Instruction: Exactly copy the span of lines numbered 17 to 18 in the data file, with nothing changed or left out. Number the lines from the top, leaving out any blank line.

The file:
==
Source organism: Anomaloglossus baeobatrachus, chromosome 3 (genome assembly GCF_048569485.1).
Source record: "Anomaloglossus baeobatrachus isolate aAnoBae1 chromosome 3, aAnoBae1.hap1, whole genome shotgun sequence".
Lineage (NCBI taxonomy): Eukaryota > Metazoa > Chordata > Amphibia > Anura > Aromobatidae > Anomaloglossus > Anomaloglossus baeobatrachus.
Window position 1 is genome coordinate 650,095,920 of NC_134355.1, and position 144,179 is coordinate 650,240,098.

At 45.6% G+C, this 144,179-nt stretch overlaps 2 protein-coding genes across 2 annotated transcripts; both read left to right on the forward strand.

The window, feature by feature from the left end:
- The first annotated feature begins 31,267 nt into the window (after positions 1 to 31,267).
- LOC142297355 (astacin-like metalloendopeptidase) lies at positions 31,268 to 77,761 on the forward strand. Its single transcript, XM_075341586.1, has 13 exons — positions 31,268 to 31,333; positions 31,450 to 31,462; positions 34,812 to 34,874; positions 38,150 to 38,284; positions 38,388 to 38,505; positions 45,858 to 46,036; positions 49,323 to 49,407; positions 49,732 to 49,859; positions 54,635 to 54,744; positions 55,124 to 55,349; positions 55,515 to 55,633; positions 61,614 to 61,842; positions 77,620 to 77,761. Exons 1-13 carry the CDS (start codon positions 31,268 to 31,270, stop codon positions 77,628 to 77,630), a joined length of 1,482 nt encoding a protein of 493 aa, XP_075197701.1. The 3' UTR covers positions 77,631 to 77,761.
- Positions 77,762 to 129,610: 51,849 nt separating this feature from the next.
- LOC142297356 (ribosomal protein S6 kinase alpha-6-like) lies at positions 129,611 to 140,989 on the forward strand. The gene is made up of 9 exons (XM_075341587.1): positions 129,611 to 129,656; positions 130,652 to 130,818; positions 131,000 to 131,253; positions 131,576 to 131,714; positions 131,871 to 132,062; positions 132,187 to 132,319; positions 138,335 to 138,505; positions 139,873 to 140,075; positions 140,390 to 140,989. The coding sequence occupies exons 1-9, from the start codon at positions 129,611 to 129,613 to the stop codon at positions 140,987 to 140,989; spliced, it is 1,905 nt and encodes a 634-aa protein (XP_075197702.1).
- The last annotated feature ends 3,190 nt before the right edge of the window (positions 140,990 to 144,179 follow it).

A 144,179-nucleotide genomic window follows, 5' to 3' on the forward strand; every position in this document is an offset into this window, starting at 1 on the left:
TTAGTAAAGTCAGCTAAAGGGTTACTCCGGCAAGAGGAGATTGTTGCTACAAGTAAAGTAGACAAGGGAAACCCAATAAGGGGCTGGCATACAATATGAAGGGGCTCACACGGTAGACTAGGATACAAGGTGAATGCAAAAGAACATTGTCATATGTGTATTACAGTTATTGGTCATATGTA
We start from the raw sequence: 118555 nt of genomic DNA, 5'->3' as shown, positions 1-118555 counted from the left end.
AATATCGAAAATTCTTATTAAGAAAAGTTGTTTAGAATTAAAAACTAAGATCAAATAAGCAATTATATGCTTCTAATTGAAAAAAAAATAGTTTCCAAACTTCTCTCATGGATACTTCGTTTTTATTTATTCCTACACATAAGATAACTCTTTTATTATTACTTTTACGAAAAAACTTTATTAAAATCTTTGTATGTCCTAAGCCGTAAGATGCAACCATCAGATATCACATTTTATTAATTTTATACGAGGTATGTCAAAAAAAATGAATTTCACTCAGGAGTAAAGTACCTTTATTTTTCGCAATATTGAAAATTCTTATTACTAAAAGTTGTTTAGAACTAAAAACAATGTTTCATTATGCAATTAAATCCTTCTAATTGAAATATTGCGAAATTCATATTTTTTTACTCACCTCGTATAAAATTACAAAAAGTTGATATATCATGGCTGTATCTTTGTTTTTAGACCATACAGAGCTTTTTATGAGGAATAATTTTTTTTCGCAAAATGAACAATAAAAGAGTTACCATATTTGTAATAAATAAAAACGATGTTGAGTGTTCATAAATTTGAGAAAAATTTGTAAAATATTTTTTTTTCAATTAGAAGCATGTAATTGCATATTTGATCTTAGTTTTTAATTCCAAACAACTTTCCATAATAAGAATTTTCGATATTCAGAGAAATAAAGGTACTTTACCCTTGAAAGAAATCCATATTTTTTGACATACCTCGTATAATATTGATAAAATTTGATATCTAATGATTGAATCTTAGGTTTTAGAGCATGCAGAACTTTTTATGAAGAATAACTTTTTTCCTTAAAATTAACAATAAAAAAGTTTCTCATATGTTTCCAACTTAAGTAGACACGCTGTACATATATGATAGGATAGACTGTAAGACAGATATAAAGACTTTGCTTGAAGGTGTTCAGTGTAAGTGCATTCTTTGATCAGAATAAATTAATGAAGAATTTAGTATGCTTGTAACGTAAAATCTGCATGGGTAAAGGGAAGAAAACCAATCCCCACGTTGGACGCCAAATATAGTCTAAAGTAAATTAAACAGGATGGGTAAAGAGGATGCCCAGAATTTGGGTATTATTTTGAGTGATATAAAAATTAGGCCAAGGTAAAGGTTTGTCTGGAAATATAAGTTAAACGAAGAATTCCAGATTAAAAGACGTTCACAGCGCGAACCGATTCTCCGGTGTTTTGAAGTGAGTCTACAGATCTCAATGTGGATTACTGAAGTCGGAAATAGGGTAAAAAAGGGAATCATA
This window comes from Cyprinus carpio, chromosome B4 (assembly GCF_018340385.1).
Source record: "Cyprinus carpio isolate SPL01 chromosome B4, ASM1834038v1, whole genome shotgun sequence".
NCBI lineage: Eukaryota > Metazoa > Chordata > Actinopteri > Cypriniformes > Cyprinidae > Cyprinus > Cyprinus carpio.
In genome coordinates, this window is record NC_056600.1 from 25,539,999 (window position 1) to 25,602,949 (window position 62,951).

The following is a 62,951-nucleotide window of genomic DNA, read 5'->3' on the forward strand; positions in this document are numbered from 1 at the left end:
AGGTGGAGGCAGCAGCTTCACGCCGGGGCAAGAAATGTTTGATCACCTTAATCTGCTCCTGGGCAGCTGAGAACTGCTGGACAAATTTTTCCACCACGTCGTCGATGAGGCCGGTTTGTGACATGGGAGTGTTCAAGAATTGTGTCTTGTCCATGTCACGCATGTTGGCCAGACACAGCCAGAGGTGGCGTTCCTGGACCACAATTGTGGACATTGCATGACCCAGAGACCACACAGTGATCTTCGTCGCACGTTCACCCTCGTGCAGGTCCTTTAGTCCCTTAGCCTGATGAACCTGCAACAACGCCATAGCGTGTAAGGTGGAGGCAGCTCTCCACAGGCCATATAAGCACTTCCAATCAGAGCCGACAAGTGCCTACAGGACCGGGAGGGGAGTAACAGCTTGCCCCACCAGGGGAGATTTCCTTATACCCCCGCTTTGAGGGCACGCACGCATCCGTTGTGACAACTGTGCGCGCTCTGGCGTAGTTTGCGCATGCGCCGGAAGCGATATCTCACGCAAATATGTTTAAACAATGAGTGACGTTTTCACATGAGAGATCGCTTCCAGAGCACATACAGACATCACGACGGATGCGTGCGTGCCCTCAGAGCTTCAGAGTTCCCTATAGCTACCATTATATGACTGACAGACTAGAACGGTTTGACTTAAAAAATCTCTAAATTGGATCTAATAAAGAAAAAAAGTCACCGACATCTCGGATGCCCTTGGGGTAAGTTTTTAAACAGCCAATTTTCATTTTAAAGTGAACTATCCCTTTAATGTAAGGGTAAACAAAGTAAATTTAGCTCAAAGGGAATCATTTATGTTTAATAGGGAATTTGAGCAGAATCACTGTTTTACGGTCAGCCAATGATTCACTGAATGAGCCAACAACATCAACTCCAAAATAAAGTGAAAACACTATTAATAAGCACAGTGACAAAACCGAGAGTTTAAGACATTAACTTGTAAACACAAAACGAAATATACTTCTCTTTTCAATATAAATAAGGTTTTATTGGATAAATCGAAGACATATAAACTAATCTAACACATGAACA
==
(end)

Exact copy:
Source record: "Cyprinus carpio isolate SPL01 chromosome B4, ASM1834038v1, whole genome shotgun sequence".
NCBI lineage: Eukaryota > Metazoa > Chordata > Actinopteri > Cypriniformes > Cyprinidae > Cyprinus > Cyprinus carpio.